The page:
The game is procedurally generated, so occasionally you’ll hit a mission that’s absurdly easy or (to your style of play) nigh impossible. I find myself trying to do no-death runs because it’s a bit more of a challenge, but also because it tends to not alarm the entire crew at once, so if there’s a countdown clock (and there often is), waiting for someone to stop standing with their friends and walk away so I can hit them over the head in peace is probably a poor strategy… unless the mission *calls* for stealth, in which case… You get the idea.
Combat gives you an advantage in that at any time you can pause the game. This lets you line up shots, choose different weapons, and pull off chained attacks that would make you seem like a caffeinated Neo. Even so, your opponents can come with an array of gear that makes fighting them a quick way to get tossed out of an airlock (which happens a lot). Realistically, and somewhat annoyingly, they have a hard time calming down, so if they’re around one of the bodies you’ve left behind or they’re otherwise alerted, a change of strategy may be called for. I think you can leap through space from one section to another (if there’s a gap), but I’ve not been brave enough to try it yet.
For most of the game, my buddy has been the wrench. It’s quiet, non-lethal, and you get 8 meters of “dash” between triggering an attack and hitting your target. That’s just outside of the range of some of the personal sensor devices guards might have, so it’s still effective unless the guard requires armor-piercing weapons to take out. You can also get various flavors of teleportation device, traps that can beam your victims into space, guns that turn enemy turrets to your side, and many other items I’ve likely not seen yet.
The game isn’t perfect, as it does have some A.I. exploits that I’ve discovered. Firstly, when a guard is doing a task at a terminal or is in the ship’s captain’s chair, they’re totally absorbed. They won’t notice you strolling up behind them, ready to put their lights out. Terminals are like crew-bait, in that eventually every crew member apart from the one flying the ship will have some reason to go look at a terminal, which opens them up to having a short conversation with Mr. Wrench. They also won’t venture through any openable doors in the ship, unless they’re actively chasing you. If you’re confident that you won’t attract such a fan club, you can store your piles of bodies in a cleared-out section behind a bulkhead and none of the other crew should ever open it and peek inside. They’ll never try to get into your boarding pod, either, so you can dump all the bodies you want in there. However, until you close and reload the game, you’ll be sharing your pod with a bunch of unconscious or dead people, as they don’t go away for some reason.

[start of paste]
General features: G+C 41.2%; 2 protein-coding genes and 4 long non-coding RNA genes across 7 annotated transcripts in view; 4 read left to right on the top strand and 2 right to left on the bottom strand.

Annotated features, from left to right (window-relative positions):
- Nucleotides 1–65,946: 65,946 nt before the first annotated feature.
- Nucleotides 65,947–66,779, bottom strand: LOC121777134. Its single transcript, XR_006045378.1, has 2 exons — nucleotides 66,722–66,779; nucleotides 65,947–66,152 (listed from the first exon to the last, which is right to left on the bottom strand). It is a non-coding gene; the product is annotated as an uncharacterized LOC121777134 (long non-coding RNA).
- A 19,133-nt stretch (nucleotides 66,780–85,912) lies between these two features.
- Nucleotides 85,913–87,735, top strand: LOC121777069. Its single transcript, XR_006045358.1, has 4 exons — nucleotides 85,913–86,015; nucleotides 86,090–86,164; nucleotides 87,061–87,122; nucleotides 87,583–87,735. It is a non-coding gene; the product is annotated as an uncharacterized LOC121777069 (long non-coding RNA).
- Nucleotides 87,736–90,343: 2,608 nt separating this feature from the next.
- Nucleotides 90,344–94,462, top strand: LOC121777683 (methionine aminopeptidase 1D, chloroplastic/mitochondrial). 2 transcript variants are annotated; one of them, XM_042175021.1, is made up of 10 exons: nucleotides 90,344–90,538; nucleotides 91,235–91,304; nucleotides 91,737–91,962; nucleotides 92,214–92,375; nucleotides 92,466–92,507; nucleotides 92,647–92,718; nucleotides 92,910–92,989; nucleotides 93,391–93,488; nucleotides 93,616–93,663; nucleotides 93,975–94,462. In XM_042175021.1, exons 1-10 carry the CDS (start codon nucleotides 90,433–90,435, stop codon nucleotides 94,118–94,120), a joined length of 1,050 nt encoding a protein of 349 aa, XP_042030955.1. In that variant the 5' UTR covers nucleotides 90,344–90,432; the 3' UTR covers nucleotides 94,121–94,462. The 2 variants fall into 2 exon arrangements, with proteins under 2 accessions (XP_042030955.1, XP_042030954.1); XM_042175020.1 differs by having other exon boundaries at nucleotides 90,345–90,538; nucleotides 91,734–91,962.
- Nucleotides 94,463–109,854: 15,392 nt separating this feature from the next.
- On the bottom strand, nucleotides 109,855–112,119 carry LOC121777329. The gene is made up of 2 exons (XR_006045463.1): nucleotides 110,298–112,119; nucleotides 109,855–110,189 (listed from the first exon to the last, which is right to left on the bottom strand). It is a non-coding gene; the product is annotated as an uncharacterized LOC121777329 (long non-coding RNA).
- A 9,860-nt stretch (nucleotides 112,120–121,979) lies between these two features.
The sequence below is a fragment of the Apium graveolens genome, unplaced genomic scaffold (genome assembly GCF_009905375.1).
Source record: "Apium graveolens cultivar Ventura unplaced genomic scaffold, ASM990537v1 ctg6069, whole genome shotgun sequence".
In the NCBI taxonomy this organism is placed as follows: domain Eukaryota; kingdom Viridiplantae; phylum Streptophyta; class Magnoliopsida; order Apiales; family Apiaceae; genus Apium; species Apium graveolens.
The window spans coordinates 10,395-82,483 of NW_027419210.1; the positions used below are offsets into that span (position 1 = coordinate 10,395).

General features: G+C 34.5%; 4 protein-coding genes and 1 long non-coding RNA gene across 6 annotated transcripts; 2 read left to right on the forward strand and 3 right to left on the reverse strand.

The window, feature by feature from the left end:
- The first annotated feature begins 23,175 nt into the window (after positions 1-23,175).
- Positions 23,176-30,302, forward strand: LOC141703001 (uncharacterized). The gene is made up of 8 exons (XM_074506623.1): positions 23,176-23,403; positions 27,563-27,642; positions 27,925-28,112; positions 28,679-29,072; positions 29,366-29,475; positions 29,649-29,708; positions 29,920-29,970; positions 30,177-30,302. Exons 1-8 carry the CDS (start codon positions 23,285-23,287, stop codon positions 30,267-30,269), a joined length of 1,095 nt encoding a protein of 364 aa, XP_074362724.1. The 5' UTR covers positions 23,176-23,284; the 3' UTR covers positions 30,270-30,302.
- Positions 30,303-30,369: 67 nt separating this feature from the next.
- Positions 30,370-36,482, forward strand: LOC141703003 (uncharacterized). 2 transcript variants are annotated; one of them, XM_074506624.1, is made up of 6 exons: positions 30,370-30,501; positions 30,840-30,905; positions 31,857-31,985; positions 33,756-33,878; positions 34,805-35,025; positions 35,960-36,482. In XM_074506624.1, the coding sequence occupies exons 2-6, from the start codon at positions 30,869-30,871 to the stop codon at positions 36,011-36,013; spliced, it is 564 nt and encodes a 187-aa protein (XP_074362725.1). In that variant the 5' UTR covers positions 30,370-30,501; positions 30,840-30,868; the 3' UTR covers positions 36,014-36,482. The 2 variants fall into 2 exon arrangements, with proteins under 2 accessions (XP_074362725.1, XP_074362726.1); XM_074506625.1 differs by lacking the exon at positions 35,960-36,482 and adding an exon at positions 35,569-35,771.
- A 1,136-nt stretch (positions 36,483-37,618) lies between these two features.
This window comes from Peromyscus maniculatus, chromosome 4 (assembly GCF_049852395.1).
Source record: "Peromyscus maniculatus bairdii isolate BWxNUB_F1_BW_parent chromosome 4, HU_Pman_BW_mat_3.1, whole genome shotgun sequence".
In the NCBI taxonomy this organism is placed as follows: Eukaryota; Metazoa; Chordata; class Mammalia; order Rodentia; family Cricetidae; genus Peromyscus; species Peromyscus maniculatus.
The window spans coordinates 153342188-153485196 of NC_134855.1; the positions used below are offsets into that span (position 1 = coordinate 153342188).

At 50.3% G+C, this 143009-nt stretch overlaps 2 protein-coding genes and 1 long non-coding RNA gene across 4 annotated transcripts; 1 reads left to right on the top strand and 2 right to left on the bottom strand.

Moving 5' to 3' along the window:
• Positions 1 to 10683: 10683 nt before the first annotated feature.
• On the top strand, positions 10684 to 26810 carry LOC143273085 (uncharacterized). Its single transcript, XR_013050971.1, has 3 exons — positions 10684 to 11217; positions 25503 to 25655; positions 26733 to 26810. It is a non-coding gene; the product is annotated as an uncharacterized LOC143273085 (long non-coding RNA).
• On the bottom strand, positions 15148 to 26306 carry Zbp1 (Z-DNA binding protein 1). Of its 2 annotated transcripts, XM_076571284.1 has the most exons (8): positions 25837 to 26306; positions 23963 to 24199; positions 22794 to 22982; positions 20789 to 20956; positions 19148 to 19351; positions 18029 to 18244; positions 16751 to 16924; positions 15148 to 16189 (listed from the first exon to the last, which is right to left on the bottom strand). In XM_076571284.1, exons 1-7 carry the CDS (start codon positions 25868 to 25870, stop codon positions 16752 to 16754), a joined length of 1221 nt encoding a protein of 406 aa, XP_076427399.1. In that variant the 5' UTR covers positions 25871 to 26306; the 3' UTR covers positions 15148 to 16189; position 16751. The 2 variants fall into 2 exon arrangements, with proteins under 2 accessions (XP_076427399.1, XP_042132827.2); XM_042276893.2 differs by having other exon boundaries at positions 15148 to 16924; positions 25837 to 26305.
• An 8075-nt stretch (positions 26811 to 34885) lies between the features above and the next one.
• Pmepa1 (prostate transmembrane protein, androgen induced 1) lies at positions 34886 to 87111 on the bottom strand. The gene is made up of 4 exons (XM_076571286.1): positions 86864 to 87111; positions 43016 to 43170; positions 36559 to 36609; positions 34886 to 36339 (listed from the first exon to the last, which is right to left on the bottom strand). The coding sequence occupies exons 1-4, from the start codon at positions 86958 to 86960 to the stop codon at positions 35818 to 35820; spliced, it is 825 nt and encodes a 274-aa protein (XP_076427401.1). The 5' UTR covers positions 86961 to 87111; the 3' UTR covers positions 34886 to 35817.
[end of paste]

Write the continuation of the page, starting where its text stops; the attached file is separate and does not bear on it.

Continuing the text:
Did I mention that bodies cause panic and alarm? They do that for some reason. Best to tidy up after yourself as you go, if possible.
I’ve not been brave enough to try a “wanton destruction” strategy, as there are ways of blowing up parts of a ship. You can shoot fuel tanks, set off certain kinds of explosives, or even commandeer other vessels and crash them into the target. There’s a lot of emergent gameplay potential, I think, and I hope there are going to be some add-ons in the future to expand on the mechanics thus far. It’s also a good pick-up game, letting you do a few quick missions between tasks… unless you get sucked in to the campaign, like the hapless victim of a sudden cabin decompression.